Out of such principles and methods then comes a work that is to the classic period of blob-itecture that first heralded the advent of computer-aided design in architecture as the high Gothic cathedrals of the late Middle Ages were to the Cistercian monasteries—soaring, defying gravity, and composed of multiple parts and motifs that repeat and build up in scale before exploding into finials and eroded openings. Structures such as his proposed high-rise for West 57th Street in New York, a house for the English Countryside, and his proposal for a concert hall in Kaunas, Lithuania, are so luscious and intricate in their forms that they lure you into an endlessly stacked and layered world where you look for ever more detail and rhythms.
My favorite of all his designs are those which are a kind of research and development, such as the proposal to dam up the East River to create an agricultural preserve between Brooklyn and Manhattan, complete with intake towers and other bits of infrastructure that evoke the WPA era when America made great architecture. I am also intrigued by the images of his recent lab at SCI-Arc (the Southern California Institute of Architecture in Los Angeles) on “Geothermal Futures,” which include an exploded diagram that seems to be both a giant machine and the whole Earth, as well as more objects that are somewhere between geological formations and human decoration.
As a whole, this works evokes sets for science fiction films, on which Gage no doubt grew up (although they are among the few sources he does not cite), while in the details you can find everything from Mayan motifs to children’s toys, human arms, and dildoes. It is a strange world indeed, and an elegant one, that succeeds in disquieting and delighting exactly because it so strangely familiar. Art Deco and Gothic echoes haunt buildings that appear to be made of the latest plastics, in a way that makes you see Jazz Age panache coming together with the glamour of contemporary popular culture. If I can find an appropriate analogy, it’s not in architecture, but in the aesthetics of Lady Gaga—for whom we should not be surprised that Gage designed a costume in 2011.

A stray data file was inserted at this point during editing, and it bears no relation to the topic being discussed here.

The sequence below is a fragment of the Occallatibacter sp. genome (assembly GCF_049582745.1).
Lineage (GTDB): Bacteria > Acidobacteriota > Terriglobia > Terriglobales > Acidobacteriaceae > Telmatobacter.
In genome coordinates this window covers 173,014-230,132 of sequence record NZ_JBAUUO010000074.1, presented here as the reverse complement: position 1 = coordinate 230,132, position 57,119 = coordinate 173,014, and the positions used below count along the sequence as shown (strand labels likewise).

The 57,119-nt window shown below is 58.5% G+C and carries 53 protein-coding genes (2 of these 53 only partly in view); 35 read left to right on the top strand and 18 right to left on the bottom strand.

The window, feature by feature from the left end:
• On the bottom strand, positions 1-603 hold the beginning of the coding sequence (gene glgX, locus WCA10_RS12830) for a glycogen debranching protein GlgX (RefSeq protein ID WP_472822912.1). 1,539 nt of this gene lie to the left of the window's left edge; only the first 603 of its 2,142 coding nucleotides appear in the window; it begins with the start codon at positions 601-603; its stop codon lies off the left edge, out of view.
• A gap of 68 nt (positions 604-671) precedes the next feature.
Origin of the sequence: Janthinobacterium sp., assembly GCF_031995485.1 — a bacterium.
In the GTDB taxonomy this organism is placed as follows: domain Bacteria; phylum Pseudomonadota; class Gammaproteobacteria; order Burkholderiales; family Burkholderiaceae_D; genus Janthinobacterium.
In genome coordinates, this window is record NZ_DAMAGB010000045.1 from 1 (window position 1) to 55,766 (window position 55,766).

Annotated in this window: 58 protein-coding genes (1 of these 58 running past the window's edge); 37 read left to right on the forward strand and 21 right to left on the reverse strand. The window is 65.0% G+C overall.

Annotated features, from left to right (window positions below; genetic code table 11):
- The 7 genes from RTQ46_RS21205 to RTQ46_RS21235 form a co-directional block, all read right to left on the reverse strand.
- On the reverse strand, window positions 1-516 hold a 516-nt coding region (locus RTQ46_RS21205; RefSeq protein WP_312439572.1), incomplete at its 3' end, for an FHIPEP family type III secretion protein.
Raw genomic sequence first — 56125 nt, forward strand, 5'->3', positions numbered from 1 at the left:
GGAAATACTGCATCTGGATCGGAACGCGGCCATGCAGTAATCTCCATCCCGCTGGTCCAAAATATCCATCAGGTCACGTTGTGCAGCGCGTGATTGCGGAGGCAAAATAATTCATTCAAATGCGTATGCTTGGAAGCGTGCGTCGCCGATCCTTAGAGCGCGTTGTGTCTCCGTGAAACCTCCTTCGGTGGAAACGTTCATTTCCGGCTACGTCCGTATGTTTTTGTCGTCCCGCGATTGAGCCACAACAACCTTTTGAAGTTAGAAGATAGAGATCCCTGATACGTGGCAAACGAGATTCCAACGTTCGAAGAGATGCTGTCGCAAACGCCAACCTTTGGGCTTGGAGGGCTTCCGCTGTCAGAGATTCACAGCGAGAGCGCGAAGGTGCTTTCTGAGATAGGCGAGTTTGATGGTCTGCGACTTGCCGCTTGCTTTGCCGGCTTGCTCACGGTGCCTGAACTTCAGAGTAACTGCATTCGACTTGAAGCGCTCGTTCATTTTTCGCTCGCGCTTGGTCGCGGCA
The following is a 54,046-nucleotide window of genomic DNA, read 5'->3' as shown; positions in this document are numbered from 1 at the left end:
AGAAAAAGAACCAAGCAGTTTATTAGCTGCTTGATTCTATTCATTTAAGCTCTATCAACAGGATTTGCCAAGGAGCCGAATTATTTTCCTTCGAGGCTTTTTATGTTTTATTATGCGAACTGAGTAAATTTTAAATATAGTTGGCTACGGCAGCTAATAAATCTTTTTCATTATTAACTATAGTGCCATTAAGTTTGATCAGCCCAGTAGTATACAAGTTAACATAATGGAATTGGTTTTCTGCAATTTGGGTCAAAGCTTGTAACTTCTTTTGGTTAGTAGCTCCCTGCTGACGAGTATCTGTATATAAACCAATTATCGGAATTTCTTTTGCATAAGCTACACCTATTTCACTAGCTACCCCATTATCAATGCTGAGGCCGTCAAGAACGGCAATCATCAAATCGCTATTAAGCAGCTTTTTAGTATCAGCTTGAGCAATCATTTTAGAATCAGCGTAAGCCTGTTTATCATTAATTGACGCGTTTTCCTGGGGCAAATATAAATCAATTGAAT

What makes it all work is Gage’s skill as a designer. He was trained as a classicist at the University of Notre Dame, and he includes his undergraduate thesis project about Ellis Island at the beginning of the book. That handful of drawings shows his ability to control a system of elements and make them appear with the elegance that is proper to classicism—although, even here, there are already quirks present in the scale and Corinthian nature of his columns and capitals and the elongations of some of the proportions. His floor plans are marvels of resolution, reminding me of the virtuoso ability in that field that allowed Robert Venturi and James Stirling to adventure into unknown fields of architectural imagination—fields that turned out, of course, to also be strangely familiar.
In the end, Gage claims (in “Deus Ex Machina”) that his “sensuousness of form, an eroticism of plasticity,” and his “ability to curate mutation,” “heralds the production of a new and entirely contemporary species of intelligence—one not beholden to historical models of signification, but one liberated and enabled by the ability to produce, control, and understand a crucial aspect of the judgment and consumption of an architecture of irrefutable contemporaneity.” Even more, “architecture is mutating from being a discipline of building toward one that is not only responsible for building but also defining how we perceive our collective reality” (in “Etiologies of Beauty,” page 196).
These are big claims, and I am not sure that this coffee-table-book-sized presentation of Gage’s work proves them. I am also not sure that seeing his work constructed—beyond the loft renovations and store interiors that already exist—will make the case, as the completed building will, by the architect’s own definition, become just another tool. What we need to see is how such elegance makes the kind of fundamental social and cultural changes Mark Foster Gage and the other adherents of Triple O claim it will produce.